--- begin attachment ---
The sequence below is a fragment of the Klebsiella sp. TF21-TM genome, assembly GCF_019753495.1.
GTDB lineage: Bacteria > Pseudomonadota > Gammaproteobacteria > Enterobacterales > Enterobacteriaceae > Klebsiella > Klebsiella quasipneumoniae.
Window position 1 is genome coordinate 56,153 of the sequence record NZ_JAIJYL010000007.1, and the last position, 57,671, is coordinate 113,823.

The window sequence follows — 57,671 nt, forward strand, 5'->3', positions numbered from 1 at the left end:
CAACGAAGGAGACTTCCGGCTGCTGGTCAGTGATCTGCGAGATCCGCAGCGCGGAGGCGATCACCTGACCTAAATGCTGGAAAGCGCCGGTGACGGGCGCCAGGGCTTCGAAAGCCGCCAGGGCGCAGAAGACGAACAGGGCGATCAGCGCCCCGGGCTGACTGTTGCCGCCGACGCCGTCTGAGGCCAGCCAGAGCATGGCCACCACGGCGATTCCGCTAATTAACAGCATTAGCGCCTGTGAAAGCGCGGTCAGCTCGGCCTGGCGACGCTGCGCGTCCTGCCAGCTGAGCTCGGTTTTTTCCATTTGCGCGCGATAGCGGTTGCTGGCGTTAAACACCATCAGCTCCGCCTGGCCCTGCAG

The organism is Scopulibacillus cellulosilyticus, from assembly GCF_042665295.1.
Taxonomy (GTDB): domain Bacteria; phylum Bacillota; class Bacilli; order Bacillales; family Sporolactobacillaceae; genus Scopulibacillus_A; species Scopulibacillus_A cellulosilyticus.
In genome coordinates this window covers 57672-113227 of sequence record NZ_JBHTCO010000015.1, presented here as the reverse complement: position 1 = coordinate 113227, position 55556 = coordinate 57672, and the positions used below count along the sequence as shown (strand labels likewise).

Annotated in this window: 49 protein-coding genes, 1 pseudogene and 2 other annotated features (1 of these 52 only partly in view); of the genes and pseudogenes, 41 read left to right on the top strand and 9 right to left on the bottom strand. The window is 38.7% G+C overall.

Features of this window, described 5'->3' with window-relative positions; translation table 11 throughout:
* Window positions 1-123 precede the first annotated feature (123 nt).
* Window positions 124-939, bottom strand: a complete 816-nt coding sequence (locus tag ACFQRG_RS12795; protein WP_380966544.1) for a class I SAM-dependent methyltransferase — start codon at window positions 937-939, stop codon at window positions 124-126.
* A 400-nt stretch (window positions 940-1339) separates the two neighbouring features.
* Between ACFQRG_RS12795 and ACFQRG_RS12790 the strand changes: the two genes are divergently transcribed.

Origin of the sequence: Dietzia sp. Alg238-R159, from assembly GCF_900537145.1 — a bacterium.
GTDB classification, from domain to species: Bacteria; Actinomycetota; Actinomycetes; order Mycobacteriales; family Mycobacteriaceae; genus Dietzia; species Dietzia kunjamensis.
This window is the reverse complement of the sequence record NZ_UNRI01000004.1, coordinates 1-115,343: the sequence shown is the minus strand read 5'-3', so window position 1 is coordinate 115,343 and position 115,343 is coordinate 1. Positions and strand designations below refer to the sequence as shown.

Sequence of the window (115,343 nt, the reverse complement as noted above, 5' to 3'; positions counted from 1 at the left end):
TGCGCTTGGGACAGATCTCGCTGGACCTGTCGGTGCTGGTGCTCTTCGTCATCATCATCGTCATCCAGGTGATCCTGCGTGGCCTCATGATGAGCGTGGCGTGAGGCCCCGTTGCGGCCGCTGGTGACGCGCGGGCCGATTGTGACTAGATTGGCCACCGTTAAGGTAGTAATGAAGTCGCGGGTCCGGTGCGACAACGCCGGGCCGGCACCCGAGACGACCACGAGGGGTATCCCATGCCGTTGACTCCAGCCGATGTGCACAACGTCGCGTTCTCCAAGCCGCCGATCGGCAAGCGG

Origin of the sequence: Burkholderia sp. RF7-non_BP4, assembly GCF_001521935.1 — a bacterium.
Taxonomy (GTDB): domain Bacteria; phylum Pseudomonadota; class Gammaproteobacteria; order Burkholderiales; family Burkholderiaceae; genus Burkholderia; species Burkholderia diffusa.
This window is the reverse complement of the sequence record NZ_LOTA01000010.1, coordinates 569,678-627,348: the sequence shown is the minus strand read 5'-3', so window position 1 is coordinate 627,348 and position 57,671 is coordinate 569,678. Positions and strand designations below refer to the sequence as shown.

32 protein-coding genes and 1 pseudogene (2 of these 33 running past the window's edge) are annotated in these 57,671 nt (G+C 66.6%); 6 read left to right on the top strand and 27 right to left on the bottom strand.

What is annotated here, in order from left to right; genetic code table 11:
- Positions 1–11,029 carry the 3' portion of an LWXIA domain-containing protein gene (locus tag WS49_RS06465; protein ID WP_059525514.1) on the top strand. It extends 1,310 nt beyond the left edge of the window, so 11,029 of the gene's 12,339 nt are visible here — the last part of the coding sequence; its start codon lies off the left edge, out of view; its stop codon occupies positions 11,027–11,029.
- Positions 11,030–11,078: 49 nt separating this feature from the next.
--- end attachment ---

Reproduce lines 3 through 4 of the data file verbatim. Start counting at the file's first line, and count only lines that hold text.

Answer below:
Window position 1 is genome coordinate 56,153 of the sequence record NZ_JAIJYL010000007.1, and the last position, 57,671, is coordinate 113,823.

The window sequence follows — 57,671 nt, forward strand, 5'->3', positions numbered from 1 at the left end: